## Area Tutorial 4 – Derivation of the Area of a Circle

We have learned that the area of a parallelogram is the product of its base and its height, and the circumference of a circle with radius $r$ is $2 \pi r$.

Figure 1 – A circle with radius r and a parallelogram with base b and altitude h.

To find the area of a circle with radius $r$, divide it into congruent sectors (blue and red divisions) then arrange them as shown below.

Figure 2 – As the number of sectors increases, the shape of the rearranged sector is becoming more and more parallelogram-like.

Observe that as the number of sectors increases, the shape of the rearranged sectors is becoming more and more like a parallelogram. In fact, if we can divide the circle into an infinite a number of sectors, it seems that the shape of the rearranged sector is a parallelogram.  Assuming that this is true, then the base of a parallelogram is $\pi r$  (Explain why.), and its altitude is $r$.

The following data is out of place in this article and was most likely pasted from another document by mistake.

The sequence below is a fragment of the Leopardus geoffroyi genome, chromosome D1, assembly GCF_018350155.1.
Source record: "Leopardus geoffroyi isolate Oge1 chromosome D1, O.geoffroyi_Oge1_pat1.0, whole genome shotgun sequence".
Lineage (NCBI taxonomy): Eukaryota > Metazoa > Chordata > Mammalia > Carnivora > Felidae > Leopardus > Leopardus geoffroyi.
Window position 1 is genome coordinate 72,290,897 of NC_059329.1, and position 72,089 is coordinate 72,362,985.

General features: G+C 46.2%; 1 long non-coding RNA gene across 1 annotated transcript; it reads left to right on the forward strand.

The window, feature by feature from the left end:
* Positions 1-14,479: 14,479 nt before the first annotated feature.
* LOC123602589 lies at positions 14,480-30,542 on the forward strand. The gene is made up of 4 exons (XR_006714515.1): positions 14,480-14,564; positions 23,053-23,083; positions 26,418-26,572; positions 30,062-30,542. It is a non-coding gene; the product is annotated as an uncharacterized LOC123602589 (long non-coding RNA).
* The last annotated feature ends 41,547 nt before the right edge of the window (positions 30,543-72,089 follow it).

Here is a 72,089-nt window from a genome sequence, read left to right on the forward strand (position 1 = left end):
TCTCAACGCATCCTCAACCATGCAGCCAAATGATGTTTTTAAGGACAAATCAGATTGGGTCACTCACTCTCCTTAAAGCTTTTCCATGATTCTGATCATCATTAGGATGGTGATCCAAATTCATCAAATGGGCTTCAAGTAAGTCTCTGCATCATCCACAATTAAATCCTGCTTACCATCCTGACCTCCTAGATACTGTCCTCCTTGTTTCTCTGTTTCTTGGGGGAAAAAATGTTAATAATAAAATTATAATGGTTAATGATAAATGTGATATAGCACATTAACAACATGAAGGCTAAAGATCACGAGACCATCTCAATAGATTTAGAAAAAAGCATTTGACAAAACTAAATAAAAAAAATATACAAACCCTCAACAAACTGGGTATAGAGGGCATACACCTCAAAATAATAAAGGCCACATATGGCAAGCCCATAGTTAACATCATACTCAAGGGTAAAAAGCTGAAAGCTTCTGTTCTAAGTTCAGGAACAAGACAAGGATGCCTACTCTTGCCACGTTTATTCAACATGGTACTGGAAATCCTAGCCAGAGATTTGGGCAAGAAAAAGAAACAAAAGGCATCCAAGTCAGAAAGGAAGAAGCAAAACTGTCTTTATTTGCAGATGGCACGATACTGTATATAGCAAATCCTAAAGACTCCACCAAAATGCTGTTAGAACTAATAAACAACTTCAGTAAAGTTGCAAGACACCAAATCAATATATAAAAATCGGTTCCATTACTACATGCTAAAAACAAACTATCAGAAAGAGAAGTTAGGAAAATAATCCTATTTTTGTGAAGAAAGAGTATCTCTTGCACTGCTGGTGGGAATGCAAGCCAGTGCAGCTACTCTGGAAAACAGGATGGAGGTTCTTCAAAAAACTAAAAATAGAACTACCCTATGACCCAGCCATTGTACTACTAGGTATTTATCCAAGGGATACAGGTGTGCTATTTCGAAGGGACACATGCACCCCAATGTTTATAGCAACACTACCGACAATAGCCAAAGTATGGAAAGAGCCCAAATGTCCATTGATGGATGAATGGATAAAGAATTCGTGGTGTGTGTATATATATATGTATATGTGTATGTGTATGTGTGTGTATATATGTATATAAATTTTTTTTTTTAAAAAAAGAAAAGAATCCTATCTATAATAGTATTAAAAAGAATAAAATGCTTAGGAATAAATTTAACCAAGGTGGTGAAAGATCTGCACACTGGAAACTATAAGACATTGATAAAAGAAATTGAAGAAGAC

Figure 3 – The base of the parallelogram is pi*r and its height is r.

Since the area of a parallelogram is $bh$, we just have to multiply the base of the parallelogram which is $\pi r$ and its height which is $r$ to find its area. Therefore, the area of the parallelogram, which is equal to the area of a circle, is $\pi r^2$.

Another derivation

We can also derive the area of a circle by unwinding an infinite number of circular tracks. The smaller the width of our track becomes, the rearranged figure becomes more and more like a triangle. If it is indeed a triangle, then its area is the product of its height and its width.

Figure 4 – The base of the parallelogram is pi*r and its height is r.

Recall that the area of a triangle is the product of its base and height divided by 2.  Since the base of the of the triangle is equal to the circumference of the circle  ($2 \pi r$), and its height is equal to its radius ($r$), therefore, the area of the triangle, which is equal to the area of the circle, is $\displaystyle\frac{(2 \pi r)(r)}{2} = \pi r^2$.

The processes that we have done above are logical; however,  we only assumed that we can divide the circle into infinite number of sectors, or we can unwind an infinite number of tracks.  These are just assumptions, hence, we are not yet sure if the area of the circle is indeed $\pi r^2$. Of course, we know it is true but we need a proof.  The proof finding the area of a circle needs knowledge on integral calculus. We will discuss the proof of the area of the circle in the future.